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McKesson, drug distributor faces $ 95 billion opioid trial in Washington



(Reuters) – A lawsuit against Washington State against McKesson Corp. and two other drug distributors accused of pushing for the US opioid epidemic will launch on Monday, after the state attorney general declined to agree to a nationwide $ 26 billion deal.

Washington Prosecutor Bob Ferguson has indicted McKesson, Cardinal Health Inc. and AmerisourceBergen Corp. to create a nuisance to the public by failing to prevent the diversion of prescription pills to illegal channels.

Washington is seeking $ 38.2 billion to fund treatment and other programs and billions more in penalties and forfeited profits. Distributors, who deny the crime, say the state wants a "wildly inflated recovery" of more than $ 95 billion.

More than 3,300 lawsuits by largely state and local authorities have been filed to hold these and other companies responsible for a drug addiction crisis, according to the U.S. government, which led to nearly 500,000 opioid overdose deaths over two decades.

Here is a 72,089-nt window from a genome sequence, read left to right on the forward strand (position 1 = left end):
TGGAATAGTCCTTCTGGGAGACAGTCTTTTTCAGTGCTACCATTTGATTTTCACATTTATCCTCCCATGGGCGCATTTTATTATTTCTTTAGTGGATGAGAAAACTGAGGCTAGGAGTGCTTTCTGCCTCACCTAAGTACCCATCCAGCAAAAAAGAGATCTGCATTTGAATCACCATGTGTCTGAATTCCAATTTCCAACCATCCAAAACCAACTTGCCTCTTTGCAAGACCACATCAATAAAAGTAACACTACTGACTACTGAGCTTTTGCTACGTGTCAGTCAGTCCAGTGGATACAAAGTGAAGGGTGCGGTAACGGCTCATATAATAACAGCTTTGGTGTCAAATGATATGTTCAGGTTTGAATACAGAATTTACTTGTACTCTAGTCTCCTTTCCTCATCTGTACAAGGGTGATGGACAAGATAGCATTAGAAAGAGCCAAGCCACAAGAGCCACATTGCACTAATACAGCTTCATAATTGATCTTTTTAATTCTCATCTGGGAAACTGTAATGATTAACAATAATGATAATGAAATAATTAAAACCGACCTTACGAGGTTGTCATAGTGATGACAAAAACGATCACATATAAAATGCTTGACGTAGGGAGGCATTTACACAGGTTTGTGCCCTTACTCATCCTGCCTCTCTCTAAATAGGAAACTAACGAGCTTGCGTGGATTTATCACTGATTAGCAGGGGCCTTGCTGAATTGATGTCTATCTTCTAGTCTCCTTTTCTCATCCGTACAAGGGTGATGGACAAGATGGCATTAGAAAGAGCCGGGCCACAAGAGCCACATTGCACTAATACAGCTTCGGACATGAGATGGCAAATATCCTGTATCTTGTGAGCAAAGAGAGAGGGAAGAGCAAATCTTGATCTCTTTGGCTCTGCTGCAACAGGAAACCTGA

Washington [5259002] . Ferguson, a Democrat, has criticized the deal as "not nearly good enough" and said the nearly $ 30 million the state and its communities receive on average annually was insufficient to deal with the devastation caused by the epidemic.

The state became one.

"Families in Washington devastated by the opioid epidemic deserve their day in court," Ferguson said in a statement.

The companies deny. errors, arguing that the increase in pills was due to increasing prescriptions and other factors and that they had systems in place to prevent drug diversion. They claim that the distribution of regulated drugs cannot support a claim of general inconvenience.

Complaints in some of the other opioid cases have recently suffered setbacks by pursuing inconvenience claims.

Oklahoma's Supreme Court on Tuesday overturned a verdict of 465 million dollars and a verdict against J&J, a judge in California ruled this month in favor of four drug manufacturers in a case brought by several large counties.

Distributors are awaiting a decision in a similar case in West Virginia following a lawsuit. Closing arguments are expected on Monday in Ohio in the first trial pharmacies have faced over the epidemic.

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